Bitcoin, Ether fall; Brazilian Congress may approve regulation; North Korean hackers blamed for heist: Crypto Moves | #cybersecurity | #cyberattack


RIYADH: Bitcoin, the leading cryptocurrency internationally, traded lower on Sunday, down 0.56 percent to $40,296 as of 08.15 a.m. Riyadh time.

Ether, the second most traded cryptocurrency, was priced at $3.037, down 0.27 percent, according to data from Coindesk

The Brazilian Congress may approve a legal framework for cryptocurrency 

The proponents of various proposed law projects presented in the Senate and the Congress have stated they will seek the unification of the projects due to their similarity, according to reports from local media. 

This new consolidated project provides incentives for green mining and the inclusion of crypto-related fraud as a crime, according to Bitcoin.com. 

“There is a market demand for a safer business environment and the need for criminal classification to avoid fraud, in addition to adjusting Brazil to international agreements,” senator Iraja Abreu said. 

The senator believes that with a clear and well-established legal framework for cryptocurrencies in place that adapts the recommendations of the Financial Action Task Force, known as FATF, the sector will be more suitable for investors interested in Brazil.

Oman integrates real estate tokenization in virtual assets regulatory framework  

The Oman Capital Market Authority, known as OCMA, is set to include real estate tokenization in its virtual asset regulatory framework, Bitcoin.com reported.  

Oman expects to complete the drafting of the regulatory framework for virtual assets by the third quarter of 2022, according to the report. 

“The Regulatory Framework for Virtual Assets and Virtual asset service providers currently being established will allow the issuance of virtual assets such as real estate tokens for the first time in the Sultanate of Oman,” the advisor Kemal Rizadi said at the real estate conference held in Muscat. 

Rizadi suggested the tokenization of real estate — the supposed conversion of real estate property into several blockchain-based tokens — will likely open up investment opportunities in the real estate sector for local and foreign investors.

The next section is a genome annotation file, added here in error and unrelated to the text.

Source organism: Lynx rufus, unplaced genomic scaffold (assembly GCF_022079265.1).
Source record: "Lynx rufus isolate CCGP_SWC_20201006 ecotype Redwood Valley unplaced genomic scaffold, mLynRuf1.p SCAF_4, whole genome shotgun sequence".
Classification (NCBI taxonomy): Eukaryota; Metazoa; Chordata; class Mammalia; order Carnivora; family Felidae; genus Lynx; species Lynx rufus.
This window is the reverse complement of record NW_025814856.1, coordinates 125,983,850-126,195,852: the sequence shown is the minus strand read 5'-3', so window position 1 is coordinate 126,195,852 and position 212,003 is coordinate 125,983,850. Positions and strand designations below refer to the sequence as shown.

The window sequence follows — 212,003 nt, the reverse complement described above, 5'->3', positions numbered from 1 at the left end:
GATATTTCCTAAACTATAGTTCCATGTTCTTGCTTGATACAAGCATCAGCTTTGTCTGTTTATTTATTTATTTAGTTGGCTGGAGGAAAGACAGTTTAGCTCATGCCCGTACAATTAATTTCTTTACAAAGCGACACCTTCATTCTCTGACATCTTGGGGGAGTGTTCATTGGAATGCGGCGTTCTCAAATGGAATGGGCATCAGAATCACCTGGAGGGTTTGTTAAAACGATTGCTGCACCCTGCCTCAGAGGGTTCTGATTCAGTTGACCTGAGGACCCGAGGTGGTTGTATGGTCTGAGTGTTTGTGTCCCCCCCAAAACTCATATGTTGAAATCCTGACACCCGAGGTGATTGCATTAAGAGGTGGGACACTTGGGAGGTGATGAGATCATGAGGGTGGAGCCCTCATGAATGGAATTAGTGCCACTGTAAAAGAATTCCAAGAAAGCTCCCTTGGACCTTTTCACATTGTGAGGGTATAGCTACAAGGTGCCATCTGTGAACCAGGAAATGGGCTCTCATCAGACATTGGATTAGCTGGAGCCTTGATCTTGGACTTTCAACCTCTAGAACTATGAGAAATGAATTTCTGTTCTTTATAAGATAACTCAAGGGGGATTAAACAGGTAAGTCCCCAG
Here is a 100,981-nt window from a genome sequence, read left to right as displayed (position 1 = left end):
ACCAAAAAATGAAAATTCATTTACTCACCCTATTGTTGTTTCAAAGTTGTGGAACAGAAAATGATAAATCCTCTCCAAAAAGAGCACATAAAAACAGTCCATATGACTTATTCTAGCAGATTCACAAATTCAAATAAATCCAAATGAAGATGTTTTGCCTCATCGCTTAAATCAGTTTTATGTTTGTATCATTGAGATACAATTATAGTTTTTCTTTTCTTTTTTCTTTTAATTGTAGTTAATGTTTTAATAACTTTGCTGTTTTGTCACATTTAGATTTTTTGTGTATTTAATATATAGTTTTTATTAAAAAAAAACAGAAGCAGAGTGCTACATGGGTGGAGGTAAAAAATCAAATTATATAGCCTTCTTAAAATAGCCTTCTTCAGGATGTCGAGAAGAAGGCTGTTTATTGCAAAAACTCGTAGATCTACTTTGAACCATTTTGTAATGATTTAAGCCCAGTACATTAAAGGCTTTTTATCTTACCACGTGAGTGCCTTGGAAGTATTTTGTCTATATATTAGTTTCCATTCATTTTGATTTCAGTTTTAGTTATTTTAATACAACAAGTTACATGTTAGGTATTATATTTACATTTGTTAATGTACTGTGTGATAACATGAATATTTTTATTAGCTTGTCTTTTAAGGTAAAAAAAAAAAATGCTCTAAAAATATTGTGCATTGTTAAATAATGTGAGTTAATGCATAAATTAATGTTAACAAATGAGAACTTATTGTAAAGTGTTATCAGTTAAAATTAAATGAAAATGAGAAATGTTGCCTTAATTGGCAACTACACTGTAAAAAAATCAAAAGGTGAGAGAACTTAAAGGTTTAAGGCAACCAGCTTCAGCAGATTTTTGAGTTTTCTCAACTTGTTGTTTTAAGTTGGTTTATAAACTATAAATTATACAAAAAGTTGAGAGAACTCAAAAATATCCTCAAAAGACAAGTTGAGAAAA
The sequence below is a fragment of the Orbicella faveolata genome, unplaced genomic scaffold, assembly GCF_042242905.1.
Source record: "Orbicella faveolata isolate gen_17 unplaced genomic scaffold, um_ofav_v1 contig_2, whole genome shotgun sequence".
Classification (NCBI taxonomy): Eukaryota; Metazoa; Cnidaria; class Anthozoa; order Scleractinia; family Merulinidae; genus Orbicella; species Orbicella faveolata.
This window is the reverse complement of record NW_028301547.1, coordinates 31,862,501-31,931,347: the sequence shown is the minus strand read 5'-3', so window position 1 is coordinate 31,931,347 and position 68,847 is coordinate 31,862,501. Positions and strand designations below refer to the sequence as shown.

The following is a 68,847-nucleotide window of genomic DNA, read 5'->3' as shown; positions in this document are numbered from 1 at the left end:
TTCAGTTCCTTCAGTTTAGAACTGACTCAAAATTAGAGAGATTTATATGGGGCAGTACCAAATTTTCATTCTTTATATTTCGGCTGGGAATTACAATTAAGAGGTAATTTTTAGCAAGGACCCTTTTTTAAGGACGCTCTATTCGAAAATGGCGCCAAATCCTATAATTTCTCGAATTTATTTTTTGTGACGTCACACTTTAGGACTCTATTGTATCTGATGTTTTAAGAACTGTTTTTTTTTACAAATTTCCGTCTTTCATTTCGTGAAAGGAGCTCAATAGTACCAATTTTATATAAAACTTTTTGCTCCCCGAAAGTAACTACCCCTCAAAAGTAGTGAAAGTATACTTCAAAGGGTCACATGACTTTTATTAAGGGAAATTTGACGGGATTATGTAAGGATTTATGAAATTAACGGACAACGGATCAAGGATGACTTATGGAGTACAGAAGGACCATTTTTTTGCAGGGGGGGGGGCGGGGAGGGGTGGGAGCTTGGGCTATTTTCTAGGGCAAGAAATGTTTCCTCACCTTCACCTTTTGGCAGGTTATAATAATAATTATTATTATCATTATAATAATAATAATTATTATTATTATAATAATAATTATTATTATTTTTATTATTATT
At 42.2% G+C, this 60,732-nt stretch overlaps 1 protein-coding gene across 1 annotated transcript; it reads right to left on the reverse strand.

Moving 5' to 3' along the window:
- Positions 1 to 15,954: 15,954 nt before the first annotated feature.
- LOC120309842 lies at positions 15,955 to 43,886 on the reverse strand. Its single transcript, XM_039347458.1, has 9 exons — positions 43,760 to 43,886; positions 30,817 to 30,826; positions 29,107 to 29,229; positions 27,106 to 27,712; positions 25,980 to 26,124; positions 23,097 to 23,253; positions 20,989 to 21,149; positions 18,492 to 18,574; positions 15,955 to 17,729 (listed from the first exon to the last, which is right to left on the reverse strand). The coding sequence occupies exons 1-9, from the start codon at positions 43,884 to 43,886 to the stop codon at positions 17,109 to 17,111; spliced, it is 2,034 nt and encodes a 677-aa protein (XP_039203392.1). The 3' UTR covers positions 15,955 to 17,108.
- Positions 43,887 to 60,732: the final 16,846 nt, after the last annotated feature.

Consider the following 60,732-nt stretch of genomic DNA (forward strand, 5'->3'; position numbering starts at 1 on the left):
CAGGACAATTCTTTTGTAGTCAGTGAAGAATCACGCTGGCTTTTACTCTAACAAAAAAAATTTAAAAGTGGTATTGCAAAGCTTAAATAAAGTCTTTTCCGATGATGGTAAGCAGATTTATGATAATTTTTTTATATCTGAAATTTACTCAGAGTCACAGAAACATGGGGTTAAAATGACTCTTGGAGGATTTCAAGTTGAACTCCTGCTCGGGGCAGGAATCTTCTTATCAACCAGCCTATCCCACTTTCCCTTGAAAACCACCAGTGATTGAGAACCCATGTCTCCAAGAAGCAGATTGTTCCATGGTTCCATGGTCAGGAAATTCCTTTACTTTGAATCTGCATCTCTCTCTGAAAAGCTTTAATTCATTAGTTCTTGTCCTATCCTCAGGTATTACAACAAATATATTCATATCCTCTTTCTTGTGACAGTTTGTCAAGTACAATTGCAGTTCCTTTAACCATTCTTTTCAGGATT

North Korean hackers blamed for crypto theft

The US has linked North Korean hackers to the theft of hundreds of millions of dollars worth of cryptocurrency tied to the popular online game Axie Infinity, the US Treasury Department said on April 14.

Ronin, a blockchain network that lets users transfer crypto in and out of the game, said digital cash worth almost $615 million was stolen on March 23.

No one has explicitly assigned blame for the hack, but on Thursday the US Treasury identified a digital currency address used by the hackers as being under the control of a North Korean hacking group often dubbed “Lazarus.”

“The US is aware that the DPRK has increasingly relied on illicit activities — including cybercrime — to generate revenue for its weapons of mass destruction and ballistic missile programs as it tries to evade robust US and UN sanctions,” a Treasury Department spokesperson said, using the initials of North Korea’s official name.

The spokesperson warned that those transacting with the wallet risk exposure to US sanctions.

Amazon not ready for crypto payments

Amazon.com Inc. CEO Andy Jassy said the e-commerce giant is not close to adding cryptocurrency as a payment option to its retail business, in an interview with CNBC on April 14.

He also said it might be possible to sell NFTs on its e-commerce platform and expects NFTs to continue to grow “significantly.”

NFT, a type of digital asset that exists on a blockchain, has exploded in popularity in 2021, with NFT artworks selling for millions of dollars.

Jassy said cryptocurrencies will become bigger in the longer term, but added he himself does not own any bitcoin.

A growing number of companies have started to accept virtual currencies for payment, bringing an asset class shunned by major financial institutions until a few years ago closer to the mainstream.

Last year, eBay Inc. allowed the sale of NFTs for digital collectibles like trading cards, images, or video clips on its platform, the first e-commerce company to tap into the frenzy around NFTs.

eBay had also said it was open to the possibility of accepting cryptocurrency as a form of payment in the future.

(With inputs from Reuters) 

 



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